Our desalting rate drops away quickly when we use heavier feeds. What is the problem here?

First published in PTQ Q1 2021

Nabil Bouden, Equipment Sales Manager, Axens

To understand this phenomenon, it is required to remind how a desalter is designed.

The water gravity separation is driven by the Hadamard–Rybczynski equation that gives the terminal velocity of a slowly moving spherical bubble through a fluid. Assuming that the coalescence process is not affected by the type of crude and that the droplet size remains the same whatever the crude, this formula shows that the settling velocity is proportional to both oil density and viscosity.
As a result, in order to compensate this modification of crude properties, the flow rate should be reduced or the desalter volume should be increased, depending on whether the refinery wants to occasionally take advantage of opportunity crudes or if the refinery wants to implement a long term strategy of treating heavier crudes.

Another phenomenon that exacerbates this situation is due to the dipolar attractive force between droplets. This force, which produces coalescence on an AC field, depends on crude oil conductivity. Heavy crudes are usually more conductive, leading to a reduction in the voltage gradient within the desalter and thus affecting the coalescence process.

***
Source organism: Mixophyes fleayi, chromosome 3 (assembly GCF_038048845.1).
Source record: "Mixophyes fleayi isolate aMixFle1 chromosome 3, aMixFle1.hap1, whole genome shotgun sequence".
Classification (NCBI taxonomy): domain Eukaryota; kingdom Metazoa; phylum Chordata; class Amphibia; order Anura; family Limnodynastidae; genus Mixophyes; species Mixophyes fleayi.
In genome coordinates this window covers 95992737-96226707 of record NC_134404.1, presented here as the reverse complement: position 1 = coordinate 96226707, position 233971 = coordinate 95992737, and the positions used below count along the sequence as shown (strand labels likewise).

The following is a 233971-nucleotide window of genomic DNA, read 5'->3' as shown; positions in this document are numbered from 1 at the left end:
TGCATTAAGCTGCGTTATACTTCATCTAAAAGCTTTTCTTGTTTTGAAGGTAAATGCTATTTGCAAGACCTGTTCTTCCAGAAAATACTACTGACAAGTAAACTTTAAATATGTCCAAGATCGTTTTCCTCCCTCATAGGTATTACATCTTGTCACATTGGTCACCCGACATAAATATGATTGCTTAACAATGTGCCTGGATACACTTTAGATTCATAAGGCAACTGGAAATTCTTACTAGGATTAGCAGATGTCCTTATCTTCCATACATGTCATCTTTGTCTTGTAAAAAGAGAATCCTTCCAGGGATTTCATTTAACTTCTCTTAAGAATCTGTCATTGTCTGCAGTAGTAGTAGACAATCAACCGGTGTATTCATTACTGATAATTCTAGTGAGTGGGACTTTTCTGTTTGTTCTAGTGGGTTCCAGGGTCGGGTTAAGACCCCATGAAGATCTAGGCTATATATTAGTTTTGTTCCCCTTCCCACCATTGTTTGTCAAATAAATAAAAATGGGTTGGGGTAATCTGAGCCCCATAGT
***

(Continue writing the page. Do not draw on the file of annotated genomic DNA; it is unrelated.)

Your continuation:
All these aspects should be taken into account during the desalter design phase to ensure that performances are maintained with all the specified crudes.

Some solutions can be tested to partly compensate the use of heavier feed and to help the desalting process. Desalter transformers are usually equipped with a tap changer that permits easy modification of the transformer voltage. Another action to be tested is to increase the wash water injection ratio in order to increase the water population distribution. This might improve the coalescence process by reducing the distance between water droplets and then increasing the attraction between charged water particles, even if it will not compensate a properly designed desalter.

To conclude on this question, it is important to keep in mind that a desalter is designed to perform for a specific range of crude feed and operational conditions. Hence, any changes in those conditions need to be addressed in coordination with the desalter supplier which can support the end user to tune its unit and assess specifically the impact on downstream equipment.

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